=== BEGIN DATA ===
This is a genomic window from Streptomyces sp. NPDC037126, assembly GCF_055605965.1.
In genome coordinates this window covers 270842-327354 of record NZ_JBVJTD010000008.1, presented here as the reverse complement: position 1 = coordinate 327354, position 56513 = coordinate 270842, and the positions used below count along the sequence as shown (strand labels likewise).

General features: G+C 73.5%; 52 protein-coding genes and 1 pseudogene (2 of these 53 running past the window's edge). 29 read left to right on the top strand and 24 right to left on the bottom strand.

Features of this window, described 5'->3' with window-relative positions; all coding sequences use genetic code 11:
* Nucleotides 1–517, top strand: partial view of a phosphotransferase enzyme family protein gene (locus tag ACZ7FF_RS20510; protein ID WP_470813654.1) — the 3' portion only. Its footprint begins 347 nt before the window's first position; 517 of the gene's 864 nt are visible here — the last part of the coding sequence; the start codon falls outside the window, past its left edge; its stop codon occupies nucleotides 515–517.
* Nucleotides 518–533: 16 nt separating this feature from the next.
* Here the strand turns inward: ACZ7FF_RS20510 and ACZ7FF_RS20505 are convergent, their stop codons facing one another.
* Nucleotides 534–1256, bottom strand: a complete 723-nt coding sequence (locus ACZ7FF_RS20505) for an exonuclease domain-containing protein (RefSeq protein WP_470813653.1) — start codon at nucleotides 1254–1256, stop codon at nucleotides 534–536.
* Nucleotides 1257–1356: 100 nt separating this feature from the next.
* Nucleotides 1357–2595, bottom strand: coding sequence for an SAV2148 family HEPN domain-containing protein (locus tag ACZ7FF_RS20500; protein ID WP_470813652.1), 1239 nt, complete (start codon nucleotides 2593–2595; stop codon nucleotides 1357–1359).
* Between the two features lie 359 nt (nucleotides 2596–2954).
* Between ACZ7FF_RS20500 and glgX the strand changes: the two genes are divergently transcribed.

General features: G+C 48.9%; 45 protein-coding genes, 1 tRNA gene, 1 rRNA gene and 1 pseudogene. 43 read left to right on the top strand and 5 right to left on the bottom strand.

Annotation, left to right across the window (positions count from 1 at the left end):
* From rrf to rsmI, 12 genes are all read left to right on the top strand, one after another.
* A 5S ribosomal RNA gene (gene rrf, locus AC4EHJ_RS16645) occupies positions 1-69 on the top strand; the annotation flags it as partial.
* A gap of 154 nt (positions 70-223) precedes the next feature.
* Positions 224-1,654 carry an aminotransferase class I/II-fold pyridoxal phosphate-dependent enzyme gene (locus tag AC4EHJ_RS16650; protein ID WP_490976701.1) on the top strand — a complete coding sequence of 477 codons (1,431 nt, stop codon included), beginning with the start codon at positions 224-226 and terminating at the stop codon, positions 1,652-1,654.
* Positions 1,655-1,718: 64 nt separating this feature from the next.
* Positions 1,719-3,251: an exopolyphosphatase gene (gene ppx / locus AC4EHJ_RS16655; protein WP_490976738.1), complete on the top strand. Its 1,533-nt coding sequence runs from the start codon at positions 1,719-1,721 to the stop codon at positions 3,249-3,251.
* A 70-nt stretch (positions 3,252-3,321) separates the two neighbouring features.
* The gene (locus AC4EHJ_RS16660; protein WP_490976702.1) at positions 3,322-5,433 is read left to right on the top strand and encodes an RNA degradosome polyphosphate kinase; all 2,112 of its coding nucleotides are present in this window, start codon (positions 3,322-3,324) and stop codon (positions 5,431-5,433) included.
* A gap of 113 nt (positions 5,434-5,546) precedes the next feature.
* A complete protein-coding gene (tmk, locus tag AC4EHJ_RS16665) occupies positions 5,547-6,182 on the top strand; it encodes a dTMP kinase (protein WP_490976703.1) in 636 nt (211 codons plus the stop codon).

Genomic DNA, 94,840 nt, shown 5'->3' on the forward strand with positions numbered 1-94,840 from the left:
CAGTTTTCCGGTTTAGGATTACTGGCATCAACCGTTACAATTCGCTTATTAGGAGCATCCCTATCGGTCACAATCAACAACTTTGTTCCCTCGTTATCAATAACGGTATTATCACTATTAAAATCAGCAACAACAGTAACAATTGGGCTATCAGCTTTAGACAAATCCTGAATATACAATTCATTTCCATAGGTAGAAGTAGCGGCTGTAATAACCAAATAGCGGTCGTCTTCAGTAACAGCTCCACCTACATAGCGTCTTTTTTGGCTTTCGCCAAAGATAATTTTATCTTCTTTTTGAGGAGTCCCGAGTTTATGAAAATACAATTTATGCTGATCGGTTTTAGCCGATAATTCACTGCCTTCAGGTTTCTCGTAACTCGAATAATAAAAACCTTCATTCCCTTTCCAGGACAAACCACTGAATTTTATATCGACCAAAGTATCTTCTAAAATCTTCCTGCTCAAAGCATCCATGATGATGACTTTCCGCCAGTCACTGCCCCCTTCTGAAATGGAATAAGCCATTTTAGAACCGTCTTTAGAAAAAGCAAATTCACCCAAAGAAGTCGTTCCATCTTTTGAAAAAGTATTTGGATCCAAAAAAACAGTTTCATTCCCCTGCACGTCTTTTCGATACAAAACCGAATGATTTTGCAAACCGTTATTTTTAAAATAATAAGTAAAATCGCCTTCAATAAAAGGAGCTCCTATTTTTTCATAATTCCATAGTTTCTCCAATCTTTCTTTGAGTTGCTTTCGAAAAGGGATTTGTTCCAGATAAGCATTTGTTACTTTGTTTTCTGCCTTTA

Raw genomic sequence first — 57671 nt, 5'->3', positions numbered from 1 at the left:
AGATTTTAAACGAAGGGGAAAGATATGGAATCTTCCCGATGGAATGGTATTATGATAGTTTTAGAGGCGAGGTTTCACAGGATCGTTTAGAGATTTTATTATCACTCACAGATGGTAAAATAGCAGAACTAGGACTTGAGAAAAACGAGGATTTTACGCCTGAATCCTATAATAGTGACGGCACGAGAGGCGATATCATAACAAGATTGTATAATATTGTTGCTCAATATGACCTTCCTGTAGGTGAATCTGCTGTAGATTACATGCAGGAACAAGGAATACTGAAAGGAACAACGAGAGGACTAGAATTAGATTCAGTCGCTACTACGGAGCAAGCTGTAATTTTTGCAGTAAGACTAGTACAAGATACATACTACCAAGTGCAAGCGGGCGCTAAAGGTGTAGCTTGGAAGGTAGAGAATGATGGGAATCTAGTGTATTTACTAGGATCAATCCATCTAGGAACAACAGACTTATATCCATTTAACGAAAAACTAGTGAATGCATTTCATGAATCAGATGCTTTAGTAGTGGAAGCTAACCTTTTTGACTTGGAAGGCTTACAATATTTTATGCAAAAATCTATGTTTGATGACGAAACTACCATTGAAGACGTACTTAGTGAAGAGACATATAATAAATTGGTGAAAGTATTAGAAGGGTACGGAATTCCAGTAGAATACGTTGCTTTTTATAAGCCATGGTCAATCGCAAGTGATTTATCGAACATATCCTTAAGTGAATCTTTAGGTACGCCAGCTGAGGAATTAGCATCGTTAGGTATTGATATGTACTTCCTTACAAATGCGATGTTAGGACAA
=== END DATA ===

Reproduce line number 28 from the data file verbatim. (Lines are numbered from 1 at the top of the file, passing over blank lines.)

AGATTTTAAACGAAGGGGAAAGATATGGAATCTTCCCGATGGAATGGTATTATGATAGTTTTAGAGGCGAGGTTTCACAGGATCGTTTAGAGATTTTATTATCACTCACAGATGGTAAAATAGCAGAACTAGGACTTGAGAAAAACGAGGATTTTACGCCTGAATCCTATAATAGTGACGGCACGAGAGGCGATATCATAACAAGATTGTATAATATTGTTGCTCAATATGACCTTCCTGTAGGTGAATCTGCTGTAGATTACATGCAGGAACAAGGAATACTGAAAGGAACAACGAGAGGACTAGAATTAGATTCAGTCGCTACTACGGAGCAAGCTGTAATTTTTGCAGTAAGACTAGTACAAGATACATACTACCAAGTGCAAGCGGGCGCTAAAGGTGTAGCTTGGAAGGTAGAGAATGATGGGAATCTAGTGTATTTACTAGGATCAATCCATCTAGGAACAACAGACTTATATCCATTTAACGAAAAACTAGTGAATGCATTTCATGAATCAGATGCTTTAGTAGTGGAAGCTAACCTTTTTGACTTGGAAGGCTTACAATATTTTATGCAAAAATCTATGTTTGATGACGAAACTACCATTGAAGACGTACTTAGTGAAGAGACATATAATAAATTGGTGAAAGTATTAGAAGGGTACGGAATTCCAGTAGAATACGTTGCTTTTTATAAGCCATGGTCAATCGCAAGTGATTTATCGAACATATCCTTAAGTGAATCTTTAGGTACGCCAGCTGAGGAATTAGCATCGTTAGGTATTGATATGTACTTCCTTACAAATGCGATGTTAGGACAA